VR 101 sidechair constructed for the 1949 KABA Expo in Thun, Switzerland. System carried 300,000 riders. Image from R. Von Roll.

Voll Roll, a Swiss ropeway manufacturer based in Bern, was another prolific builder of ropeways.

They were famous for being the inventors of the detachable chairlift, the VR101 model, way back in 1945. They were similarly well-known for designing 2-seater side chairs where passengers actually sat perpendicular to their direction of travel. This might seem a little odd nowadays, but from what we can gather online, the sideway seating was believed to provide passengers with a better ride and viewing experience. Also, the sideway profile of the chairs meant that station widths could be reduced.

While the chair is not a “cabin” per say, sidechairs do provide an example of the unique carrier designs that were once found on passenger ropeways.

Bleichert — Dodecagonal, 12-Sided Cabin

Predigtstuhl Cable Car (1928) is the oldest, still operational, large-cabin cable car on the planet. It connects a 1613m tall mountain in southern Germany. Image by HUvB.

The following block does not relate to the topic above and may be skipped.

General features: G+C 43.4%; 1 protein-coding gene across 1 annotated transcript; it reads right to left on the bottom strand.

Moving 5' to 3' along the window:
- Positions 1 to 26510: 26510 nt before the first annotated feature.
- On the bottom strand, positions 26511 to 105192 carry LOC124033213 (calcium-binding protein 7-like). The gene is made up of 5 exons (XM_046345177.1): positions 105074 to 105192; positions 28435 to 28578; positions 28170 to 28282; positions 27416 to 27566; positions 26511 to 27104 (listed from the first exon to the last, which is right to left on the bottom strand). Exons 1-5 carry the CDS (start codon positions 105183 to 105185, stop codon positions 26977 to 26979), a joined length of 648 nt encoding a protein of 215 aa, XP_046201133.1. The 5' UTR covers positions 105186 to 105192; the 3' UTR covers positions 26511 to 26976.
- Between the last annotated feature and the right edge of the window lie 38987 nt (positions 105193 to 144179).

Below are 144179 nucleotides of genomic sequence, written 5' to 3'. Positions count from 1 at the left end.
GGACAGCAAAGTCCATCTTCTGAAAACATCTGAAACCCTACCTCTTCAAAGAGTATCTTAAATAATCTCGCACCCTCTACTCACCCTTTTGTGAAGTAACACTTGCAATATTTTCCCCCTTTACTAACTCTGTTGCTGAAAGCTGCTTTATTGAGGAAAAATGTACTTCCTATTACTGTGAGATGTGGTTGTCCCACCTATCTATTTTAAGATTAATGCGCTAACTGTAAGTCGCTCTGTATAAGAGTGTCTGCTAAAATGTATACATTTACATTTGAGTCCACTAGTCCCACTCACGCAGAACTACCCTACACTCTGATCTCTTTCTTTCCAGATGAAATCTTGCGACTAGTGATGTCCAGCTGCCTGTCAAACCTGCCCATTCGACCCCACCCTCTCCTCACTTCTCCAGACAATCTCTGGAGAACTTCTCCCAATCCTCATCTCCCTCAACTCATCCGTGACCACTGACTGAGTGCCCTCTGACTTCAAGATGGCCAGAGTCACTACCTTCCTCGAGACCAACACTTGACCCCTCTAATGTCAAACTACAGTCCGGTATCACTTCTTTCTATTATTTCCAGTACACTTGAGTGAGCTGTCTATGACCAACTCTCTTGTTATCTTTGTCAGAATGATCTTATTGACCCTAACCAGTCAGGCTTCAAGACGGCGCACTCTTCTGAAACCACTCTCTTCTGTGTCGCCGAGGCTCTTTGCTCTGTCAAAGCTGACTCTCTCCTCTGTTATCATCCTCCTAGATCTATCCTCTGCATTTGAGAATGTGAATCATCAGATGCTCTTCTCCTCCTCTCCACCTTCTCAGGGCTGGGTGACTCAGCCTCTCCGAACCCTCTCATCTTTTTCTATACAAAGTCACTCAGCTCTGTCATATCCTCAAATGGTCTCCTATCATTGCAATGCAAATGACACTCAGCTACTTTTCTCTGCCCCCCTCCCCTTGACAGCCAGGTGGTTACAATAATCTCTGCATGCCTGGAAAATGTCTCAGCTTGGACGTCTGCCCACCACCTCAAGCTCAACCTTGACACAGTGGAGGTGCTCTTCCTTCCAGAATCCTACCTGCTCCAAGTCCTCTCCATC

The Aeri de Montserrat (Spain) opened in 1930 and still operates with its original cabins. The 1.3km system links visitors to the Monserrat Mountain near Barcelona. with Image by HuvB.










Established in 1874, Bleichert was once the world’s largest ropeway manufacturer, having built thousands of cable lifts on every corner of the globe.

While it initially focused its efforts on constructing material transport ropeways, it began to build iconic passenger lifts after World War I. Some famous systems include the Tyrolean Zugspitze Cable Car (formerly highest altitude), Predigstuhl Cable Car (oldest operating cable car with original cabin, 1928), and Port Vell Aerial Tramway (formerly highest ropeway tower, 107m).

Despite the age of some of Bleichert’s systems, it appears that some systems still operate with the original cabins built almost 100 years ago! As you might be able to tell from the photos above, the 12-sided dodecagonal cabins which fit 20-35 persons were a instantly recognizable symbol of Bleichert’s aerial tram products.

The aforementioned images and videos really just scratch the surface of the diversity found in the historical ropeway carrier scene. Given the dozens of cable car companies in the past and thousands of installations worldwide, let us know below in the comments section which nostalgic cabin designs are your favourite.